Snowed-in Science

This post goes out to all of my friends back in Boston who are snowed in because of Nemo. If cabin fever sets in, try this activity. I’m particularly partial to it because I did it when I was a high school physics student, used it in my own classroom when I was a high school physics teacher, and may have even adapted it for one of the books I worked on as a textbook editor. As a throwback to my editing days, I’ve written up the directions in middle-school-lab-manual format.

Are You More Powerful Than a Light Bulb?

Power is a measure of how quickly something uses energy. Power is measured in watts: a 60-watt light bulb uses 60 joules of energy in one second. Are you more powerful than a light bulb? Who’s the most powerful person in your house?

Materials

  • stairs (in an apartment complex or dorm, use the hall stairs and invite your neighbors to join you)
  • ruler
  • bathroom scale
  • stopwatch (who am I kidding, just use the one on your phone)
  • a heavy object, such as a loaded backpack, bowling ball, or CRT

Procedure

  1. Measure the height of one step. Multiply by the number of steps to find the height of the staircase. (Measure each step individually if you live in an old dorm in Cambridge and have reason to doubt the uniformity of your steps.)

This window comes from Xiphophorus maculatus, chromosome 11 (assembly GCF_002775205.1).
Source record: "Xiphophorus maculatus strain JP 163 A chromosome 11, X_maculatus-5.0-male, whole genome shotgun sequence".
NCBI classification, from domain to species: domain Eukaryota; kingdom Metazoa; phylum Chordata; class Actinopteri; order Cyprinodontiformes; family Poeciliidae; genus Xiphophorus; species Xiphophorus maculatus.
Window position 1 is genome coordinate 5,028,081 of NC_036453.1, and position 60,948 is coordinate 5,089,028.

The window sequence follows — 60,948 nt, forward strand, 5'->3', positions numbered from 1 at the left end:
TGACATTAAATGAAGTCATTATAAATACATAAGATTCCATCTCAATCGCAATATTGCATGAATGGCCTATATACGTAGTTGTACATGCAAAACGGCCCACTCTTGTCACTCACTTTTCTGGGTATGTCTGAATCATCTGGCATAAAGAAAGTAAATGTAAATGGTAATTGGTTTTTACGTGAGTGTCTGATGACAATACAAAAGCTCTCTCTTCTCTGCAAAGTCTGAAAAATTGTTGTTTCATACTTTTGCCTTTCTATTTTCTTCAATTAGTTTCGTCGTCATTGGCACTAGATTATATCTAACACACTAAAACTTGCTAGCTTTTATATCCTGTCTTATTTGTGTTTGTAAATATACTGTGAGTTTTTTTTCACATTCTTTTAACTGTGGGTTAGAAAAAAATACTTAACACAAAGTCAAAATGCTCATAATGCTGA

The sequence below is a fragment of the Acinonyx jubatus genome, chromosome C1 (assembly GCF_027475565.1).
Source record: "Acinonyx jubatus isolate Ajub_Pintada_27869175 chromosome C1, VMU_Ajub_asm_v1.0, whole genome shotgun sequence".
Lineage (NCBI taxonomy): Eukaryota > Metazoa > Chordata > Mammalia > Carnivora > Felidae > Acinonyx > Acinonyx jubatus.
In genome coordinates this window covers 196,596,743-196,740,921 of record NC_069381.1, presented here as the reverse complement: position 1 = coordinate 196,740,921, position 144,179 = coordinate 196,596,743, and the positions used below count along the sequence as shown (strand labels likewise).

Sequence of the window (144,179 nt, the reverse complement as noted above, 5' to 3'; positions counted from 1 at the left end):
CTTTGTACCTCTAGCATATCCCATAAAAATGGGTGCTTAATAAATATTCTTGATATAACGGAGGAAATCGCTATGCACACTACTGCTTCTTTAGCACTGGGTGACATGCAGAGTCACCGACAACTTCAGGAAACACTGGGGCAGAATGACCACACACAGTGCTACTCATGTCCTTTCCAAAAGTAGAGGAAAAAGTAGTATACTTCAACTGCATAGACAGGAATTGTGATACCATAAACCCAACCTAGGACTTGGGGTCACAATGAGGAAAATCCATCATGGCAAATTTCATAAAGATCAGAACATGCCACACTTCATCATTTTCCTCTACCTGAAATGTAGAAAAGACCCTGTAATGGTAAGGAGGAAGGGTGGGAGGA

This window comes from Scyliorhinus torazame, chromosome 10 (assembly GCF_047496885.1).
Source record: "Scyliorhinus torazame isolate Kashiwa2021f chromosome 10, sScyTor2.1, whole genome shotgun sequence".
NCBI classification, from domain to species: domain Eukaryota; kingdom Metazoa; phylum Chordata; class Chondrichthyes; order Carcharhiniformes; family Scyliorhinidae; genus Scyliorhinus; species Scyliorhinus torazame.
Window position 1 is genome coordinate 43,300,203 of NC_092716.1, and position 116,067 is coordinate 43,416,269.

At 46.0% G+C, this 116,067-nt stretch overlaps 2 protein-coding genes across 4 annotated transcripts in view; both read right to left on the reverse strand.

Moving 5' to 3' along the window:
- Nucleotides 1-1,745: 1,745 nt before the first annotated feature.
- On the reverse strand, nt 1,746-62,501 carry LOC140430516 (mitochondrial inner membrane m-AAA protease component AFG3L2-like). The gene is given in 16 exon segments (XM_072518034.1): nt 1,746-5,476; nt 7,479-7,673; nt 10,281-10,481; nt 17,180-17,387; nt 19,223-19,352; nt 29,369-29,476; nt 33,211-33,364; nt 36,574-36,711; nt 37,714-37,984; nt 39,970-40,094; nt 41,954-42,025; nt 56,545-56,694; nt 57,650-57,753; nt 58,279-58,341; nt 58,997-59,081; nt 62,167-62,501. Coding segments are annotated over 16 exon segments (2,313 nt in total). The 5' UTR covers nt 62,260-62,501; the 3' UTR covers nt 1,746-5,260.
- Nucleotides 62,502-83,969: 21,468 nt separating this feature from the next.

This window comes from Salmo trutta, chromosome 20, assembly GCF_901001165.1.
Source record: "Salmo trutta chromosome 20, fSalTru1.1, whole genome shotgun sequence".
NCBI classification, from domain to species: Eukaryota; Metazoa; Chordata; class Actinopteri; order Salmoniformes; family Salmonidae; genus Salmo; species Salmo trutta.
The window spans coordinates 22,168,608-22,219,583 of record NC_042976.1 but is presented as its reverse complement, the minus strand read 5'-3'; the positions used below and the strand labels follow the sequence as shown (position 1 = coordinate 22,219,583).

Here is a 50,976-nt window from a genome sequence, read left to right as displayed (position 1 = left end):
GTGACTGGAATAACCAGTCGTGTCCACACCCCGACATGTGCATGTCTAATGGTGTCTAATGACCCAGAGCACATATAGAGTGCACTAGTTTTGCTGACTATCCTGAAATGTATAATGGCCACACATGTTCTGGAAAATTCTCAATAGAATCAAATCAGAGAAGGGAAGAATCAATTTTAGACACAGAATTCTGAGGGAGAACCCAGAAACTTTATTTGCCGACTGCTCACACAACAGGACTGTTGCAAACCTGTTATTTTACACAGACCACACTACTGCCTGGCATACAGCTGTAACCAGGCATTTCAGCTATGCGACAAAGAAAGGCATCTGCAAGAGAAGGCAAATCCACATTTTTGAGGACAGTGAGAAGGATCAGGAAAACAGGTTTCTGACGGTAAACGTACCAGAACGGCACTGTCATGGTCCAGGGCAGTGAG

2. Weigh yourself and the heavy object that you are using.
  3. Have another household member time how long it takes you to run up the stairs while carrying the object. Do at least 3 trials.
  4. Repeat steps 2 and 3 for each household member who wants to participate.

Analysis

  1. You need to use energy in order to do work. Work is equal to the force applied to an object multiplied by the distance the object moved in the direction of the applied force. To calculate the amount of work you did to get you + that object up the stairs, multiply the combined weight of you + the object (which was the upward force you needed to apply) by the height of the staircase (which was the upward distance that you moved). The result will be the amount of work you did- and therefore the amount of energy you used. This number will be in joules, but only if you used the right units! To convert pounds into newtons, multiply by 4.45. If you didn’t initially measure the height of the stairs in meters, shame on you.
  2. Power is a measure of how quickly energy is used; it is calculated by dividing the amount of energy used by the amount of time that was needed to use that energy. Average the times (in seconds!) from all of your trials. Divide the amount of energy you used by this average time.  This will give you your power output in joules/sec, or watts.

Conclusion

  1. Look for the power ratings on light bulbs and appliances. Which ones are you more powerful than?
  2. Compare your power output with the outputs of the other members of your household. After the storm is over, who should shovel the driveway and sidewalk?
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